No matter where you live, whether you have a garden, balcony, fire escape or windowsill, growing some of your own fresh produce can be a positive action against climate change. There are no food miles from pot to plate,
no plastic packaging or chemical sprays involved, just lovingly tendered home grown organic produce that is as fresh as fresh can be. You’ll perhaps be surprised by the variety of fare that can realistically (and easily) be grown in even the smallest space at this time of year. Plus, the joy of germinating a seed into a plant into food provides a magical connection that is simple yet hard to beat.

Pick and come again salad leaves are one of the easiest plants with which to work, and one packet of mixed seed will go far. Herbs are also excellent and many (like parsley, thyme, rosemary and sage) will stand firm against the cold if grown outside. They are also excellent for attracting pollinating insects in the summer. Inside, in a warm spot you can also widen your culinary reach with micro herbs like coriander, mint, dill, fennel and basil for a tantalising taste of sunshine in the darkest depths of winter. Just choose a sunny spot on a windowsill, keep harvesting your leaves and more will grow.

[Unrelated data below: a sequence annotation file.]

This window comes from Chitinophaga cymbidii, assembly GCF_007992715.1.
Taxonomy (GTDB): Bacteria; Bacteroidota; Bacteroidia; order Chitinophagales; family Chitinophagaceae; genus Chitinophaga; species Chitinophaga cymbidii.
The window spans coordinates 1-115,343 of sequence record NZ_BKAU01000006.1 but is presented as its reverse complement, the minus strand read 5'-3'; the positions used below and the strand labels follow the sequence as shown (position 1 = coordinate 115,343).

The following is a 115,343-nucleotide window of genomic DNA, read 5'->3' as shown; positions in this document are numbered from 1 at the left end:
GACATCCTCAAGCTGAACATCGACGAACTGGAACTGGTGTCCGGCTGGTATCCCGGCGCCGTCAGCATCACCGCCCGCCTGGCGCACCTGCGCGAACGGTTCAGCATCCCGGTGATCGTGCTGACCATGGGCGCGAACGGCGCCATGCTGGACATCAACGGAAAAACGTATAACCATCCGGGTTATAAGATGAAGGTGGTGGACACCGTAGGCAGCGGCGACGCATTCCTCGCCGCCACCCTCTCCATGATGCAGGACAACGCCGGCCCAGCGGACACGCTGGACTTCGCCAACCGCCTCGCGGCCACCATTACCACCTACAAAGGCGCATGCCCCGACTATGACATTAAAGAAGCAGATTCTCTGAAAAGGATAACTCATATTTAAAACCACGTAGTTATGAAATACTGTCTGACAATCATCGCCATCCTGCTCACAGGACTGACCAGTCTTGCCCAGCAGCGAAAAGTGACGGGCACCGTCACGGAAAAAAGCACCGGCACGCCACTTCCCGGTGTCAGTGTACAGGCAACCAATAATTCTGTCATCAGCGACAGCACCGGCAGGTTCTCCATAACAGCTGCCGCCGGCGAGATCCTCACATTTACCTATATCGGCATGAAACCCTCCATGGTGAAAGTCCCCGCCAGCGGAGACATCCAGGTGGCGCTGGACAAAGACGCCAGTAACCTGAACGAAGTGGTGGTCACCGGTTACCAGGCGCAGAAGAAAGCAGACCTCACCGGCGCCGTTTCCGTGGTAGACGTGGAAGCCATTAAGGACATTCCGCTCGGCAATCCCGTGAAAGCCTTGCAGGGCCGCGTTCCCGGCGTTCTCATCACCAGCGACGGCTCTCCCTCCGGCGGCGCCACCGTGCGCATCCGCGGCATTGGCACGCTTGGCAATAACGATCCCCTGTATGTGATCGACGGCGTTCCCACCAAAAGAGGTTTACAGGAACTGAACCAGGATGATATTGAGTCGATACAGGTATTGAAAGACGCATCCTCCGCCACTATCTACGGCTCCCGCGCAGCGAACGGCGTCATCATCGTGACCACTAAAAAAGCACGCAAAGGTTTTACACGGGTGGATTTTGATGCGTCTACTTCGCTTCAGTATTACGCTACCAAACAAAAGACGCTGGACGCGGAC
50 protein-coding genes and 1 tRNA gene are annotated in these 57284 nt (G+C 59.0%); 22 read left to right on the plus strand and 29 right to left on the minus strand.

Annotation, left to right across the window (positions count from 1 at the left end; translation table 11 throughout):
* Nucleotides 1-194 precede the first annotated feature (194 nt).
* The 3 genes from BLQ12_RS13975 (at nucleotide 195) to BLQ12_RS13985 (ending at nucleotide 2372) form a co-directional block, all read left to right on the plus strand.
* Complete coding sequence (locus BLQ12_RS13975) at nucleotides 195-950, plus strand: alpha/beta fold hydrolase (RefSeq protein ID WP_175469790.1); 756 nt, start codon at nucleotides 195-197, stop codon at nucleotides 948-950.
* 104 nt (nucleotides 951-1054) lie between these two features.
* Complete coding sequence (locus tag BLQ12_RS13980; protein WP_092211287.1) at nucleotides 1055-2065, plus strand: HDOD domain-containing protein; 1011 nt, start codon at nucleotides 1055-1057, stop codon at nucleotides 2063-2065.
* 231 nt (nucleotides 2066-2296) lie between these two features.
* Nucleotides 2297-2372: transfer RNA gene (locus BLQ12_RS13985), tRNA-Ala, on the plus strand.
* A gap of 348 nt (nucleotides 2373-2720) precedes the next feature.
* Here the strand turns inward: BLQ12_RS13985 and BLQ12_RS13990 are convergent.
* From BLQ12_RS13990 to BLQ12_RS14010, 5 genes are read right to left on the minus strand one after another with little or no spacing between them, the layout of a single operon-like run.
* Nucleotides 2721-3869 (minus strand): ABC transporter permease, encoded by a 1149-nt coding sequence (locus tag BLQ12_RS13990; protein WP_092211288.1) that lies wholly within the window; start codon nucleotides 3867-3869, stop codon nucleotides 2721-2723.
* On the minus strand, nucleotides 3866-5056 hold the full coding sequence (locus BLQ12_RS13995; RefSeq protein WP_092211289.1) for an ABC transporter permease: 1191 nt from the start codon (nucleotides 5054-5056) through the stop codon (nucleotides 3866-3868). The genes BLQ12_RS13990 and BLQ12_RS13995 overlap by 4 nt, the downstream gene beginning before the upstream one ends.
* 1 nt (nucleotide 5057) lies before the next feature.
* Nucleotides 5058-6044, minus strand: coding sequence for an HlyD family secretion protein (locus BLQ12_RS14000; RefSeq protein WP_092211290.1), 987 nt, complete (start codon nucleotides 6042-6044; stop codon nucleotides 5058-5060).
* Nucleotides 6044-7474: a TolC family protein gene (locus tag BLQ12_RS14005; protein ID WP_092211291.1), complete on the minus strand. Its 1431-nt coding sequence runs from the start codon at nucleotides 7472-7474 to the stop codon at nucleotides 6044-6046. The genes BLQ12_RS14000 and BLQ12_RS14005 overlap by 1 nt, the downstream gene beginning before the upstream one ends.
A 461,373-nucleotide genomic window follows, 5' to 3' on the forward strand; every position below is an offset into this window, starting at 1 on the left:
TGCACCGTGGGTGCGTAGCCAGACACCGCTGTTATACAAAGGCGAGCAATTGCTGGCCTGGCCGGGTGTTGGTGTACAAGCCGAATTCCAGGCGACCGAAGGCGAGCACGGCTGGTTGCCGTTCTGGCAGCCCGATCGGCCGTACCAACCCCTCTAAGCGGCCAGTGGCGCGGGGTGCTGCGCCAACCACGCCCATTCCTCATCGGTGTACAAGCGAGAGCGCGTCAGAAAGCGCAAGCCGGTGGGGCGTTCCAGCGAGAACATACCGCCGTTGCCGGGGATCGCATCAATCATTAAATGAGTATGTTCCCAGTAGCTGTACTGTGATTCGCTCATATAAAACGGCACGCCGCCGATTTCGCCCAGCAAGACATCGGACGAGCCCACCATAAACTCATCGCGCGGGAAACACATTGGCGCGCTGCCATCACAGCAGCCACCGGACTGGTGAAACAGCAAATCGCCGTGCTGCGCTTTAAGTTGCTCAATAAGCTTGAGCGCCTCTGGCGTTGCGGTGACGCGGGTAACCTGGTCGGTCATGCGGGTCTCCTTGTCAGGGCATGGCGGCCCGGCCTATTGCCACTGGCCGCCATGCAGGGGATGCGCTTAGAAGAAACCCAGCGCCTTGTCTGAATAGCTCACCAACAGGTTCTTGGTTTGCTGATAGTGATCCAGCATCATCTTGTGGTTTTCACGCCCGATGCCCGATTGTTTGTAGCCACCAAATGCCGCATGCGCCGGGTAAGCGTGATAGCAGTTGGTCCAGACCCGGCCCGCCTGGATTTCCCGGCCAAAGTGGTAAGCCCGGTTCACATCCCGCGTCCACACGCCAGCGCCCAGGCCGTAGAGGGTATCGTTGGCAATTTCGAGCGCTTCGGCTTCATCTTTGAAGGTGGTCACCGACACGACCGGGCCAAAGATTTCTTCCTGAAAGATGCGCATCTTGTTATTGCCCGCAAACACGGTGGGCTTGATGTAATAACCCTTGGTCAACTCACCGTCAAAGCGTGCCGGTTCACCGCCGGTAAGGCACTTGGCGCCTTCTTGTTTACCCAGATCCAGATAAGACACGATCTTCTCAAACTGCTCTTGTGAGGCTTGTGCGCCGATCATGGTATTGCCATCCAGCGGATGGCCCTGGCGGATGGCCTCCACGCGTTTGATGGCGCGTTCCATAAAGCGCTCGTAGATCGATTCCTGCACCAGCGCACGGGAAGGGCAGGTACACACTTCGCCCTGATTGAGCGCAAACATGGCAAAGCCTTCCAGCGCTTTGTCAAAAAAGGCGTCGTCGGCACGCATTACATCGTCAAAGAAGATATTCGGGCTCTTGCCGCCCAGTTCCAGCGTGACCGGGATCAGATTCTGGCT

To get started, you can also do your bit by making use of salvaged materials as planting pots, such as plastic containers, old wellington boots, drawers or boxes. Then it’s just a case of picking up your seed of choice, some peat free compost, and you are good to grow.

It really isn’t hard to do. Nature knows best and your seeds will want to grow. It’s their natural predisposition to burst into life, before flowering and setting seed of their own. In fact it was common for gardeners to complete the natural cycle in this way before we all became so reliant on buying everything. In the case of salad leaves, coriander, rocket, radish and parsley, you can realistically also save your own seed with little to no fuss at all. Isn’t nature marvellous?


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